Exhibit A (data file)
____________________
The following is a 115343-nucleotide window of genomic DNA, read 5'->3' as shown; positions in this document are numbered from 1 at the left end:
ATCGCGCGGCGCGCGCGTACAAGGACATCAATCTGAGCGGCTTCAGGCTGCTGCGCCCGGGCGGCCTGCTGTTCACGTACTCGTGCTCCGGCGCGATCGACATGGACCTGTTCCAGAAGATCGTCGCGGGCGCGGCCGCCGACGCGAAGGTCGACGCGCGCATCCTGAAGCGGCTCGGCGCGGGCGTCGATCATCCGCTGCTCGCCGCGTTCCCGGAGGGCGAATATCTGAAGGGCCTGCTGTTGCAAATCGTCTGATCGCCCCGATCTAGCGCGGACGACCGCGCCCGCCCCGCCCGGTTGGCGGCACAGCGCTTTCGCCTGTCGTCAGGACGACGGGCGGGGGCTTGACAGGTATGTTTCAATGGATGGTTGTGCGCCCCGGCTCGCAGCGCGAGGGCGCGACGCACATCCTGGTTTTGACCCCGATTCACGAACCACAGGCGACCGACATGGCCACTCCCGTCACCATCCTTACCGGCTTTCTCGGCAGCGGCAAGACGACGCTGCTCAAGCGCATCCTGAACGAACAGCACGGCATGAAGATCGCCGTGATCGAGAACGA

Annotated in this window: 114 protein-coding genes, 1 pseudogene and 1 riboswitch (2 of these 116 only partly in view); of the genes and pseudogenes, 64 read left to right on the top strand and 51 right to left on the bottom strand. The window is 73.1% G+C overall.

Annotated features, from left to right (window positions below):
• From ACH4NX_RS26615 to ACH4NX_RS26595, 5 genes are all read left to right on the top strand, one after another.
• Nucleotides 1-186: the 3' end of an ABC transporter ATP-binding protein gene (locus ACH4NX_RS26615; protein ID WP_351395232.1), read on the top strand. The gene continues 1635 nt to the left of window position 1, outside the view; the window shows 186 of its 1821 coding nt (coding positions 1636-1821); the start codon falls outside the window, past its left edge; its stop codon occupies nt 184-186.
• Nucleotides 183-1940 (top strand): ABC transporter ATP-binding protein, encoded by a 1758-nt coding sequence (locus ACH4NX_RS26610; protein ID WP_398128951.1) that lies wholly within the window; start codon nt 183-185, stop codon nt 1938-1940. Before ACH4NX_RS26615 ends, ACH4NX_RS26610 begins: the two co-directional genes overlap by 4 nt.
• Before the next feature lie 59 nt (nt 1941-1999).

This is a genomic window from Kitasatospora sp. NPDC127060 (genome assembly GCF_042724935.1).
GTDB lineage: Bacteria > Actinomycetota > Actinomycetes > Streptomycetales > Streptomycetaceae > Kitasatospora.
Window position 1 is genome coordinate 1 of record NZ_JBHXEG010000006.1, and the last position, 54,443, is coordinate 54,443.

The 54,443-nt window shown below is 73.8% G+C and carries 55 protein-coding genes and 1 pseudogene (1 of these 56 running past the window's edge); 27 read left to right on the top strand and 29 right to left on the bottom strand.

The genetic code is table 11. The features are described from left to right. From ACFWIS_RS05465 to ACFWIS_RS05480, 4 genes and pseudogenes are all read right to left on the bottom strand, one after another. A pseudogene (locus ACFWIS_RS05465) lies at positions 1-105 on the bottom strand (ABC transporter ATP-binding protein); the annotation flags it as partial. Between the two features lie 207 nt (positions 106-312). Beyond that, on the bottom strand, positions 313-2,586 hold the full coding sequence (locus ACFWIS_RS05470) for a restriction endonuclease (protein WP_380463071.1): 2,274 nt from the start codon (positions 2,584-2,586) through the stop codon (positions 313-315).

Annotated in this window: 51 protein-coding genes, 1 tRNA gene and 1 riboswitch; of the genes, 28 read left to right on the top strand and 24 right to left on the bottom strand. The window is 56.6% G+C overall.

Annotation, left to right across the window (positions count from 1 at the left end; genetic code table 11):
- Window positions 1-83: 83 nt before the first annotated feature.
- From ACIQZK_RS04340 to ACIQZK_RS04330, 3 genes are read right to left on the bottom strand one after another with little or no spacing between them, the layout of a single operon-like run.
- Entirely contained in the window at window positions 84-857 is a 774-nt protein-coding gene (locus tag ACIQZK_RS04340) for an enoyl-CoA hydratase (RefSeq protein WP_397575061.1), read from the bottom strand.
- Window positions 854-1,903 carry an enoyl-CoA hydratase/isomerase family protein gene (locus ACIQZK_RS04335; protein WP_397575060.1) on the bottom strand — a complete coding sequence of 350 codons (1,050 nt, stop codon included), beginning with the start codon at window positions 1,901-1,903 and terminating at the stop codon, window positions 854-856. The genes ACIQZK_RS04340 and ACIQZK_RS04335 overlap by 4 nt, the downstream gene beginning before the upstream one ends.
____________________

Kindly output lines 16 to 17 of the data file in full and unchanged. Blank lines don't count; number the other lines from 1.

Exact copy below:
- Window positions 1-83: 83 nt before the first annotated feature.
- From ACIQZK_RS04340 to ACIQZK_RS04330, 3 genes are read right to left on the bottom strand one after another with little or no spacing between them, the layout of a single operon-like run.